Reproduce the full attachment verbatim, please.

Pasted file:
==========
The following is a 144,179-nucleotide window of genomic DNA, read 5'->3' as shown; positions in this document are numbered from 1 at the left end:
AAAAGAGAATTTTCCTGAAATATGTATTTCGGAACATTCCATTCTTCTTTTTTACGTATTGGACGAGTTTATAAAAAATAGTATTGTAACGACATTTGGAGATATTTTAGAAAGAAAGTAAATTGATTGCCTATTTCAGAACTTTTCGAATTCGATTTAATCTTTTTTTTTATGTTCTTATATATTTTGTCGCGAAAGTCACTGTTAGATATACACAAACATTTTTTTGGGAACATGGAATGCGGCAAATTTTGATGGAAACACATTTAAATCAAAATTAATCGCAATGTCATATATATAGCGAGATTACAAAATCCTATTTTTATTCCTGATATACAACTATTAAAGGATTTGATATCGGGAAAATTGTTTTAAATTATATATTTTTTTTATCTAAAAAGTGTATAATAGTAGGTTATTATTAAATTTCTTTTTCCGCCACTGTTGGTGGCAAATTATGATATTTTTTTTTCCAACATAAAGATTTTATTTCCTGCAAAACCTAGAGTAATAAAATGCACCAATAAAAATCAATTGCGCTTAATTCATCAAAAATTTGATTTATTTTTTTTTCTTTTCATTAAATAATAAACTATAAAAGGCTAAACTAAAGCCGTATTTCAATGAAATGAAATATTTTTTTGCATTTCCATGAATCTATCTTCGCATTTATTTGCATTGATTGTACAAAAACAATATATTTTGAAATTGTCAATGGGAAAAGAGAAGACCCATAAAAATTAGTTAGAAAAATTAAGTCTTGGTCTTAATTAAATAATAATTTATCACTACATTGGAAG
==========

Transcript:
The following is a 144,179-nucleotide window of genomic DNA, read 5'->3' as shown; positions in this document are numbered from 1 at the left end:
AAAAGAGAATTTTCCTGAAATATGTATTTCGGAACATTCCATTCTTCTTTTTTACGTATTGGACGAGTTTATAAAAAATAGTATTGTAACGACATTTGGAGATATTTTAGAAAGAAAGTAAATTGATTGCCTATTTCAGAACTTTTCGAATTCGATTTAATCTTTTTTTTTATGTTCTTATATATTTTGTCGCGAAAGTCACTGTTAGATATACACAAACATTTTTTTGGGAACATGGAATGCGGCAAATTTTGATGGAAACACATTTAAATCAAAATTAATCGCAATGTCATATATATAGCGAGATTACAAAATCCTATTTTTATTCCTGATATACAACTATTAAAGGATTTGATATCGGGAAAATTGTTTTAAATTATATATTTTTTTTATCTAAAAAGTGTATAATAGTAGGTTATTATTAAATTTCTTTTTCCGCCACTGTTGGTGGCAAATTATGATATTTTTTTTTCCAACATAAAGATTTTATTTCCTGCAAAACCTAGAGTAATAAAATGCACCAATAAAAATCAATTGCGCTTAATTCATCAAAAATTTGATTTATTTTTTTTTCTTTTCATTAAATAATAAACTATAAAAGGCTAAACTAAAGCCGTATTTCAATGAAATGAAATATTTTTTTGCATTTCCATGAATCTATCTTCGCATTTATTTGCATTGATTGTACAAAAACAATATATTTTGAAATTGTCAATGGGAAAAGAGAAGACCCATAAAAATTAGTTAGAAAAATTAAGTCTTGGTCTTAATTAAATAATAATTTATCACTACATTGGAAG